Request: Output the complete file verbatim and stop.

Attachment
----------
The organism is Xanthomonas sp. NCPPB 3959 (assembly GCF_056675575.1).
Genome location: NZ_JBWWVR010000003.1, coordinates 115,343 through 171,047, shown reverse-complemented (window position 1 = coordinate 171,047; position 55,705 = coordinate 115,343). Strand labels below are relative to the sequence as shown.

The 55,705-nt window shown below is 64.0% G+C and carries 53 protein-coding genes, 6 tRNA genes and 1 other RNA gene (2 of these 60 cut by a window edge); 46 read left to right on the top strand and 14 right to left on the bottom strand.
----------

The organism is Xanthomonas sp. NCPPB 3959 (assembly GCF_056675575.1).
Genome location: NZ_JBWWVR010000003.1, coordinates 115,343 through 171,047, shown reverse-complemented (window position 1 = coordinate 171,047; position 55,705 = coordinate 115,343). Strand labels below are relative to the sequence as shown.

The 55,705-nt window shown below is 64.0% G+C and carries 53 protein-coding genes, 6 tRNA genes and 1 other RNA gene (2 of these 60 cut by a window edge); 46 read left to right on the top strand and 14 right to left on the bottom strand.